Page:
Yet in her six years at Solitude, Mayhew established herself as a leader in the ski industry. She serves on the board of directors for the National Ski Areas Association and helped amend its bylaws and direct discussions on how it can meet the needs of the next generation of industry leaders. In 2018 she became the second female to chair the Utah Ski & Snowboard Association board of directors, following the trail blazed by Park City Mountain’s Jenni Smith. As part and parcel of her job as Solitude’s COO, she also serves on more than a dozen local boards and committees.

At the same time, Mayhew cares for Solitude like a gardener cares for a prize rose bush. If she sees litter in a walkway, she’ll pick it up. If the parking staff needs extra help directing traffic on busy weekends, she’ll pull on her parka and greet her guests with a smile. And this season, if someone refuses to wear a mask in a lift line, she’s the one tasked with asking the offender to leave the property.

Mayhew’s colleagues have heralded her for her big-picture vision for Solitude and for her ability to connect with her employees and shepherd them through three ownership changes in six years. They also applaud how she set herself up as a role model for what they see as a wave of more diverse leaders entering the ski business.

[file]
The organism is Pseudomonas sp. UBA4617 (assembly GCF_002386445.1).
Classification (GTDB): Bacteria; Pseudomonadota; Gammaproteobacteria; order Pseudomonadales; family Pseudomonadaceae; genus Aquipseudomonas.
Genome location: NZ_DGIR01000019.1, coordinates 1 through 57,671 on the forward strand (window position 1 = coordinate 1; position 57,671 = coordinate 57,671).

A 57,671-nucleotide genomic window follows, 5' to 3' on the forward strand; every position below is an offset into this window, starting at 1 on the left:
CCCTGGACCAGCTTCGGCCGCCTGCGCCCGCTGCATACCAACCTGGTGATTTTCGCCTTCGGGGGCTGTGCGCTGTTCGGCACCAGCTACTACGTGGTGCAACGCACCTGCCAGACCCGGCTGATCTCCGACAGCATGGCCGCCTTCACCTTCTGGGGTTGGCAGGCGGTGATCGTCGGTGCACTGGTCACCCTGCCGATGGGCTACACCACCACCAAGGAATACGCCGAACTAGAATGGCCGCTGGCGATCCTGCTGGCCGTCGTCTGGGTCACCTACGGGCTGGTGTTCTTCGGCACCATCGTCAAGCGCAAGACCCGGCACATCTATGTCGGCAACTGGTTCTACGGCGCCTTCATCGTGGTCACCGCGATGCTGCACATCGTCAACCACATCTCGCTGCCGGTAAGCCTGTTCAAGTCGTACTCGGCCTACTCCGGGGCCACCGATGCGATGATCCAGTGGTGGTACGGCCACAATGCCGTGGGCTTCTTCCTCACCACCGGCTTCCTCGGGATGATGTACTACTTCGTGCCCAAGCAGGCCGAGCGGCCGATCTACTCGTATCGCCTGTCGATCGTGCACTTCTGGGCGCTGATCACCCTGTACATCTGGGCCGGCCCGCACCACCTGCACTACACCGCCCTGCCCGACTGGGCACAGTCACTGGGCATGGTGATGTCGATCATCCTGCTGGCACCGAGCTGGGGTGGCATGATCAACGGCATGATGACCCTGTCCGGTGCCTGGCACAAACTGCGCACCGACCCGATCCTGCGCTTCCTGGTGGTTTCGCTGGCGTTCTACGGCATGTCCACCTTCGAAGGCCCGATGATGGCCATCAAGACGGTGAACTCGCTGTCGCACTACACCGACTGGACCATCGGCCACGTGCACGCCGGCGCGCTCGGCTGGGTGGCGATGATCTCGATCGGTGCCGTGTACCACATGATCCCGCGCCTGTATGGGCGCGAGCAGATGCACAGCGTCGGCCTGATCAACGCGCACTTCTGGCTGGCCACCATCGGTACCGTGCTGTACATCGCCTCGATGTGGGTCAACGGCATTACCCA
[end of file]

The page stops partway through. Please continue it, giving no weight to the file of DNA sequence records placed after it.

Kelly Pawlak, the president of the National Ski Areas Association, said Mayhew is “an all-star of leading by example.”

“If she’s going to do something, she does it well,” Pawlak said. “When you think about Solitude, it’s not an easy resort to run. There are so many challenges, whether it be their watershed, or the avalanche safety and mitigation, snow making, transportation and parking challenges. But you would never know that, … because she always shows up with a can-do, positive attitude.”

Mayhew planned to work at Solitude at least until she was 65, but she long ago made a pact to retire at the same time as her husband. So when he accepted early retirement from his job as a professor at Weber State earlier this year, Mayhew, 64, had to stay true to her word.

Still, Mayhew’s journey to ski industry executive and influencer is ending less unexpectedly than it began.

Rising up after the breakdown

Standing along a New Hampshire highway next to the VW Bug that had broken down while shuttling her to a dental hygienist job about which she felt intensely apathetic, Mayhew began to question what she was doing with her life. Six months later, in the spring of 1980, she and her husband quit their jobs and began traveling west in search of snow. They eventually landed in Utah, where Mayhew began working as a ski instructor at Sundance Resort. Two years later, she relocated to the fledgling Deer Valley Resort in Park City.